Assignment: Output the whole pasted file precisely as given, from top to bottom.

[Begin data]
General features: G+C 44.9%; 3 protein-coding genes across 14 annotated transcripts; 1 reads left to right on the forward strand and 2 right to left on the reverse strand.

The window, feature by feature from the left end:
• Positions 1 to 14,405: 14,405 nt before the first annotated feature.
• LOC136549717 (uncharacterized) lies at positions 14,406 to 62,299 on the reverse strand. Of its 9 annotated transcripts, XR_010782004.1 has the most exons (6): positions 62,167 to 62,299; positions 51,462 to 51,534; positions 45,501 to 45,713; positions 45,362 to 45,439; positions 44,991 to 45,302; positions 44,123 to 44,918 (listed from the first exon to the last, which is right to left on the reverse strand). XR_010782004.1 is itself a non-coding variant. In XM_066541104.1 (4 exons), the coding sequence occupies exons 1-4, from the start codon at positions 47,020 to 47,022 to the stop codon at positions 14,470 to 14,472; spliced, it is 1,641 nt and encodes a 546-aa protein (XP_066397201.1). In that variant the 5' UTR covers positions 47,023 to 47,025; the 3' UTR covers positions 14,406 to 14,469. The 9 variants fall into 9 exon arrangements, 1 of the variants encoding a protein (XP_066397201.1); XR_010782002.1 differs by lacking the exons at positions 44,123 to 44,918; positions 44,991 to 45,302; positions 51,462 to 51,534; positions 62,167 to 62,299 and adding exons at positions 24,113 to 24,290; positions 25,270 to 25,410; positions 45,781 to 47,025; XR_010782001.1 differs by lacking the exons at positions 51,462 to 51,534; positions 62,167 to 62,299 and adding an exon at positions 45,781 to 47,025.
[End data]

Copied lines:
General features: G+C 44.9%; 3 protein-coding genes across 14 annotated transcripts; 1 reads left to right on the forward strand and 2 right to left on the reverse strand.

The window, feature by feature from the left end:
• Positions 1 to 14,405: 14,405 nt before the first annotated feature.
• LOC136549717 (uncharacterized) lies at positions 14,406 to 62,299 on the reverse strand. Of its 9 annotated transcripts, XR_010782004.1 has the most exons (6): positions 62,167 to 62,299; positions 51,462 to 51,534; positions 45,501 to 45,713; positions 45,362 to 45,439; positions 44,991 to 45,302; positions 44,123 to 44,918 (listed from the first exon to the last, which is right to left on the reverse strand). XR_010782004.1 is itself a non-coding variant. In XM_066541104.1 (4 exons), the coding sequence occupies exons 1-4, from the start codon at positions 47,020 to 47,022 to the stop codon at positions 14,470 to 14,472; spliced, it is 1,641 nt and encodes a 546-aa protein (XP_066397201.1). In that variant the 5' UTR covers positions 47,023 to 47,025; the 3' UTR covers positions 14,406 to 14,469. The 9 variants fall into 9 exon arrangements, 1 of the variants encoding a protein (XP_066397201.1); XR_010782002.1 differs by lacking the exons at positions 44,123 to 44,918; positions 44,991 to 45,302; positions 51,462 to 51,534; positions 62,167 to 62,299 and adding exons at positions 24,113 to 24,290; positions 25,270 to 25,410; positions 45,781 to 47,025; XR_010782001.1 differs by lacking the exons at positions 51,462 to 51,534; positions 62,167 to 62,299 and adding an exon at positions 45,781 to 47,025.